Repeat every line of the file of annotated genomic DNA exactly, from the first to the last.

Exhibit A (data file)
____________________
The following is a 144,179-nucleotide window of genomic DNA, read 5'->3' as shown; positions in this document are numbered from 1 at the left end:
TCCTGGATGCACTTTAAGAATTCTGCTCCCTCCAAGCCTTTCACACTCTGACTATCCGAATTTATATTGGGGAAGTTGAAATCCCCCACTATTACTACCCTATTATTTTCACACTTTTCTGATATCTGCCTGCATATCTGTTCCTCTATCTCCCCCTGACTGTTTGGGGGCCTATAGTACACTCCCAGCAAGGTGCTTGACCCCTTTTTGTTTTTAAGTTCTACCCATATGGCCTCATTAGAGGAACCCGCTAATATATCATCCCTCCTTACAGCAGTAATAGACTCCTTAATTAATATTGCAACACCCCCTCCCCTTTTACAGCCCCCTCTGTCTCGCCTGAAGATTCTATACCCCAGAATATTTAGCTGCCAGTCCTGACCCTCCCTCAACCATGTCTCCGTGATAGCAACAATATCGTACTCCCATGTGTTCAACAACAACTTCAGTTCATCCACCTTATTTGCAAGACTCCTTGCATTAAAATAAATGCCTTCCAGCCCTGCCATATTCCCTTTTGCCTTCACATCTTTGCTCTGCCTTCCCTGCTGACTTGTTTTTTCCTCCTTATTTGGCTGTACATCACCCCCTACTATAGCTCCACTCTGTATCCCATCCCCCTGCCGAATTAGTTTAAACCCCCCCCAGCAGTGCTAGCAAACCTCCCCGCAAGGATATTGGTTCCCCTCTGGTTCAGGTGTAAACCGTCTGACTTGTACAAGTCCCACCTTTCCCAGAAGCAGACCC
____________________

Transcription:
The following is a 144,179-nucleotide window of genomic DNA, read 5'->3' as shown; positions in this document are numbered from 1 at the left end:
TCCTGGATGCACTTTAAGAATTCTGCTCCCTCCAAGCCTTTCACACTCTGACTATCCGAATTTATATTGGGGAAGTTGAAATCCCCCACTATTACTACCCTATTATTTTCACACTTTTCTGATATCTGCCTGCATATCTGTTCCTCTATCTCCCCCTGACTGTTTGGGGGCCTATAGTACACTCCCAGCAAGGTGCTTGACCCCTTTTTGTTTTTAAGTTCTACCCATATGGCCTCATTAGAGGAACCCGCTAATATATCATCCCTCCTTACAGCAGTAATAGACTCCTTAATTAATATTGCAACACCCCCTCCCCTTTTACAGCCCCCTCTGTCTCGCCTGAAGATTCTATACCCCAGAATATTTAGCTGCCAGTCCTGACCCTCCCTCAACCATGTCTCCGTGATAGCAACAATATCGTACTCCCATGTGTTCAACAACAACTTCAGTTCATCCACCTTATTTGCAAGACTCCTTGCATTAAAATAAATGCCTTCCAGCCCTGCCATATTCCCTTTTGCCTTCACATCTTTGCTCTGCCTTCCCTGCTGACTTGTTTTTTCCTCCTTATTTGGCTGTACATCACCCCCTACTATAGCTCCACTCTGTATCCCATCCCCCTGCCGAATTAGTTTAAACCCCCCCCAGCAGTGCTAGCAAACCTCCCCGCAAGGATATTGGTTCCCCTCTGGTTCAGGTGTAAACCGTCTGACTTGTACAAGTCCCACCTTTCCCAGAAGCAGACCC